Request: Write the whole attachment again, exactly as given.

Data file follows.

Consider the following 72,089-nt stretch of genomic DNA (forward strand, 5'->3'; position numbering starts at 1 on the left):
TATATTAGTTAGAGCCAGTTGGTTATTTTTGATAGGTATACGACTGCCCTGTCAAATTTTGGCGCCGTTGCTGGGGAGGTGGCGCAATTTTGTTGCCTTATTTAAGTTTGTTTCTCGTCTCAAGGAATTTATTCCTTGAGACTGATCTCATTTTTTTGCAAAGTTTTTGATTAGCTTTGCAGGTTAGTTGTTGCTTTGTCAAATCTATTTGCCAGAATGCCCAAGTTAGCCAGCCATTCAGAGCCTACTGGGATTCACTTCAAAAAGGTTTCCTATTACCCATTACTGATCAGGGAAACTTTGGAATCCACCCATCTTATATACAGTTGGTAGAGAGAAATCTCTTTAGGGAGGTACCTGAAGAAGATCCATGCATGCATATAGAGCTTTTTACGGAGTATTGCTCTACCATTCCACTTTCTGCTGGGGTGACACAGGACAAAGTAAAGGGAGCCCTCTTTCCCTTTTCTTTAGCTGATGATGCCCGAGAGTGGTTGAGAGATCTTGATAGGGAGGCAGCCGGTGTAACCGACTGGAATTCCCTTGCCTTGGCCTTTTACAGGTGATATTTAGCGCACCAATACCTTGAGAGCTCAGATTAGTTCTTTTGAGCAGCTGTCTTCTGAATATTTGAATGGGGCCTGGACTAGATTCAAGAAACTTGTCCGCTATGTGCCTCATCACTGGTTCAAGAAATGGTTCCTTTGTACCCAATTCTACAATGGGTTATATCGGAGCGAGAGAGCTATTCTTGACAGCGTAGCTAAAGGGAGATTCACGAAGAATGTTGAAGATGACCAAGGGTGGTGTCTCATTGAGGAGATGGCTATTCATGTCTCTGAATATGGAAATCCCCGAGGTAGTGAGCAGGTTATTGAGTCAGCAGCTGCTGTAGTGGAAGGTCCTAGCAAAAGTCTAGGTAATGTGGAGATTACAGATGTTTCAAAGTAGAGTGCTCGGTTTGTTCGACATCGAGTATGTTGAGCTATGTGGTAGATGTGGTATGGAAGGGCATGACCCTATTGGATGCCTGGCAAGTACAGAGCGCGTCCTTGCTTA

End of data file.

Consider the following 72,089-nt stretch of genomic DNA (forward strand, 5'->3'; position numbering starts at 1 on the left):
TATATTAGTTAGAGCCAGTTGGTTATTTTTGATAGGTATACGACTGCCCTGTCAAATTTTGGCGCCGTTGCTGGGGAGGTGGCGCAATTTTGTTGCCTTATTTAAGTTTGTTTCTCGTCTCAAGGAATTTATTCCTTGAGACTGATCTCATTTTTTTGCAAAGTTTTTGATTAGCTTTGCAGGTTAGTTGTTGCTTTGTCAAATCTATTTGCCAGAATGCCCAAGTTAGCCAGCCATTCAGAGCCTACTGGGATTCACTTCAAAAAGGTTTCCTATTACCCATTACTGATCAGGGAAACTTTGGAATCCACCCATCTTATATACAGTTGGTAGAGAGAAATCTCTTTAGGGAGGTACCTGAAGAAGATCCATGCATGCATATAGAGCTTTTTACGGAGTATTGCTCTACCATTCCACTTTCTGCTGGGGTGACACAGGACAAAGTAAAGGGAGCCCTCTTTCCCTTTTCTTTAGCTGATGATGCCCGAGAGTGGTTGAGAGATCTTGATAGGGAGGCAGCCGGTGTAACCGACTGGAATTCCCTTGCCTTGGCCTTTTACAGGTGATATTTAGCGCACCAATACCTTGAGAGCTCAGATTAGTTCTTTTGAGCAGCTGTCTTCTGAATATTTGAATGGGGCCTGGACTAGATTCAAGAAACTTGTCCGCTATGTGCCTCATCACTGGTTCAAGAAATGGTTCCTTTGTACCCAATTCTACAATGGGTTATATCGGAGCGAGAGAGCTATTCTTGACAGCGTAGCTAAAGGGAGATTCACGAAGAATGTTGAAGATGACCAAGGGTGGTGTCTCATTGAGGAGATGGCTATTCATGTCTCTGAATATGGAAATCCCCGAGGTAGTGAGCAGGTTATTGAGTCAGCAGCTGCTGTAGTGGAAGGTCCTAGCAAAAGTCTAGGTAATGTGGAGATTACAGATGTTTCAAAGTAGAGTGCTCGGTTTGTTCGACATCGAGTATGTTGAGCTATGTGGTAGATGTGGTATGGAAGGGCATGACCCTATTGGATGCCTGGCAAGTACAGAGCGCGTCCTTGCTTA